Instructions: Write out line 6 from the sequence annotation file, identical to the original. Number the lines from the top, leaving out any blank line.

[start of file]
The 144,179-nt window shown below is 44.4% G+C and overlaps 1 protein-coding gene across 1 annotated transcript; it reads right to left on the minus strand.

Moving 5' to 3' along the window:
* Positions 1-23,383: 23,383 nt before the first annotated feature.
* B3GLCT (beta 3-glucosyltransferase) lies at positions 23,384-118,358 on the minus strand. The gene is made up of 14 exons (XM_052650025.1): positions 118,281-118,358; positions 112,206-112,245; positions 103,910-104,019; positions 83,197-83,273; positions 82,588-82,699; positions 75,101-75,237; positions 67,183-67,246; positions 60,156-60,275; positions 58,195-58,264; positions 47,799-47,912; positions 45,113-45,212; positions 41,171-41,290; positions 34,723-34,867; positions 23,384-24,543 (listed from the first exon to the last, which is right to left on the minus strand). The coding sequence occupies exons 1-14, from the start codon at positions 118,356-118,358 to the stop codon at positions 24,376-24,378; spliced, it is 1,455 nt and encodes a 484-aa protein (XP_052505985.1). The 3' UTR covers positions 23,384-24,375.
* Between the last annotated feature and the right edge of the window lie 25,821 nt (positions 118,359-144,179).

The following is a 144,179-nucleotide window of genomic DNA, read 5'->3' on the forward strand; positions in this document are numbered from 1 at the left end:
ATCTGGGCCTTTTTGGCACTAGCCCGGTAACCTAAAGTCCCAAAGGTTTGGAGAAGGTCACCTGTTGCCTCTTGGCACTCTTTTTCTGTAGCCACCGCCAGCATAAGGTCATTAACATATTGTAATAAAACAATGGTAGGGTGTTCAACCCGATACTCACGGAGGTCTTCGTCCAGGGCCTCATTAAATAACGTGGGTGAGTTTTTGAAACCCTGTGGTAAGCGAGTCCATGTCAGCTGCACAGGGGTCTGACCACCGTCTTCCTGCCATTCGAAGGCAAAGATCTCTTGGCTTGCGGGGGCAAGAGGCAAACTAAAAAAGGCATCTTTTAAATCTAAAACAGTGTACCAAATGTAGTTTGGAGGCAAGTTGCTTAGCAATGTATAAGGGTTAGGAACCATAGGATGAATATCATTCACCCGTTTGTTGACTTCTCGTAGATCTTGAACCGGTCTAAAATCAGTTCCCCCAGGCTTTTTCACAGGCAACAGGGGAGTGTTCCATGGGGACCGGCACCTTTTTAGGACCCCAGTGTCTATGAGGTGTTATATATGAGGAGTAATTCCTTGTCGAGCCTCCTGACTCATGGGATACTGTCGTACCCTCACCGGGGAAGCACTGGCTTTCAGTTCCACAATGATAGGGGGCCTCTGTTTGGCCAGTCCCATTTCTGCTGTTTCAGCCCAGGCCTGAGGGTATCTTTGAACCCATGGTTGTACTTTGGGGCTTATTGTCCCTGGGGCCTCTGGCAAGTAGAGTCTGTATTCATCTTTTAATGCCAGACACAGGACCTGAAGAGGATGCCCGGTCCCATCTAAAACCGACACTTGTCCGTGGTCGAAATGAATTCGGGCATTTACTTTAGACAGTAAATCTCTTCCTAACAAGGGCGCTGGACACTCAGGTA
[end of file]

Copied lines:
The following is a 144,179-nucleotide window of genomic DNA, read 5'->3' on the forward strand; positions in this document are numbered from 1 at the left end: